Internet Scout Project
Although some might fear that limited land resources and the usual development pressures are working to reduce Britain's natural history to footnote status, this website from the Natural History Museum in London effectively documents the UK's impressive biological and geological diversity. The site consists of interactive database features as well as videos (in both Windows Media and Quicktime formats). Exploring Biodiversity, an interactive introduction for students to UK biodiversity, allows u
FDR's Fireside Chat on the Purposes and Foundations of the Recovery Program
This site presents the text of one of Franklin Roosevelt's fireside chats with the American people. In this 07/24, 1933, radio broadcast, he addressed issues of the Great Depression and described what industry, employers, and workers could do to bring about economic recovery.
Learning Science through Collaborative Visualization over the Internet
Ten years ago, we launched the Learning through Collaborative Visualization, or CoVis Project. "Collaborative visualization" refers to development of scientific knowledge that is mediated by scientific visualization tools in a collaborative learning context. Funded by the National Science Foundation as an advanced networking testbed, our partnership of Northwestern University, Bellcore, Ameritech, the Exploratorium Science Museum in San Francisco, and the University of Illinois at Urbana-Champai
Functional Neuroanatomy Atlas, v.2.0
This interactive neuroanatomy atlas features a selected list of the most clinically relevant neuroanatomical structures with descriptions of their functions. The majority of images in the program are MR generated to familiarize the student with media that they will encounter in the clinic. Surface features are illustrated, and cross sections of spinal cord and brainstem were generated from whole slices. All of the images have a "vascular territories" overlay accessed by toggle switch, so that th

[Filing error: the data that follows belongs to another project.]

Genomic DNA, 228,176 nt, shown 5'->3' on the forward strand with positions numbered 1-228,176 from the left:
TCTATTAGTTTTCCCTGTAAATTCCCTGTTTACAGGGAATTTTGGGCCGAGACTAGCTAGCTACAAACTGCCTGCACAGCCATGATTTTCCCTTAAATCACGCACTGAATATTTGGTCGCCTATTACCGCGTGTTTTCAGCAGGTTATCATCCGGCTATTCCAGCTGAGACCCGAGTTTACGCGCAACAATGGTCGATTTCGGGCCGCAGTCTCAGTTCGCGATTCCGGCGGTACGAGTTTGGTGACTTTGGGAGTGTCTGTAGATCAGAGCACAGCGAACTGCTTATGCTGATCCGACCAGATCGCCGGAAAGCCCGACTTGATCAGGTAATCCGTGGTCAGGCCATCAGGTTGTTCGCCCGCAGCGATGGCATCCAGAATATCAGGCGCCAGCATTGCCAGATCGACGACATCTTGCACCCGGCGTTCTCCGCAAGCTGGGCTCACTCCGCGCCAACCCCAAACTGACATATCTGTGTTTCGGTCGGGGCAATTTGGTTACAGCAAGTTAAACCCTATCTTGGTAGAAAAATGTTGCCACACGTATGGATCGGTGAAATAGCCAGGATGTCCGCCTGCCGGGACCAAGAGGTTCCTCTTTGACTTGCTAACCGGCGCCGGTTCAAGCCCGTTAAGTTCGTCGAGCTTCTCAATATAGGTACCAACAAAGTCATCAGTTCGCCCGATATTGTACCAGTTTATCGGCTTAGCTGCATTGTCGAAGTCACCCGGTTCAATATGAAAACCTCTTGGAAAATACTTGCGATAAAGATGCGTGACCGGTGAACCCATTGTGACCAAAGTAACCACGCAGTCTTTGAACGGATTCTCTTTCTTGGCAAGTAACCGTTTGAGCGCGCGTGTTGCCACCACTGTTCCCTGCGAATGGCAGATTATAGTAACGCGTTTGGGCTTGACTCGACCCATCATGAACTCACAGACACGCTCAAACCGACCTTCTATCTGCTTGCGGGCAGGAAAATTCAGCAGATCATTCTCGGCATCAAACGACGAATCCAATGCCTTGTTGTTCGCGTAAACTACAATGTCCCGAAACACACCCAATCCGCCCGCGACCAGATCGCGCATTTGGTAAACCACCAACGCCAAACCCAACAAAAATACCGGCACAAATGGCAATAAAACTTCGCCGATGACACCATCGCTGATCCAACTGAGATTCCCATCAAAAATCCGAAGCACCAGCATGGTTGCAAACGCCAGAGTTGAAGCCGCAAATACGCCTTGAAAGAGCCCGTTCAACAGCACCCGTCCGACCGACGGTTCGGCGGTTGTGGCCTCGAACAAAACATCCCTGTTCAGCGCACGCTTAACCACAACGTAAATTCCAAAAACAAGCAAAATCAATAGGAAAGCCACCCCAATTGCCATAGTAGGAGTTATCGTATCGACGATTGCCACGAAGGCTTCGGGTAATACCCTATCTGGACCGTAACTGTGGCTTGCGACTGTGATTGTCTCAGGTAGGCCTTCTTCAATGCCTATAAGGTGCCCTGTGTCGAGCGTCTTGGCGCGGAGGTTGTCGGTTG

Astronauts in Hard Hats
This media-rich series of interviews from the NOVA Web site explores the unique challenges faced by astronauts doing construction work in outer space.
Are We Alone?
This video segment adapted from NOVA features a variety of scientific perspectives on the age old question, "Are we alone in the universe?" Animations make vivid the improbability that we could intercept a radio wave signaling extra terrestrial intelligence.
Aerodynamics: What Causes Lift?
How does an airplane stay aloft when upside down? This media-rich essay from the NOVA Web site offers an explanation based on Newton's third law of motion. Grades 6-12.
Against Isolationism: James F. Byrnes Refutes Lindbergh
The interwar peace movement was arguably the largest mass movement of the 1920s and 1930s, a mobilization often overlooked in the wake of the broad popular consensus that ultimately supported the U.S. involvement in World War II. The destruction wrought in World War I (known in the 1920s and 1930s as the "Great War") and the cynical nationalist politics of the Versailles Treaty had left Americans disillusioned with the Wilsonian crusade to save the world for democracy. Senate investigations of w
"After the Ball": Lyrics from the Biggest Hit of the 1890s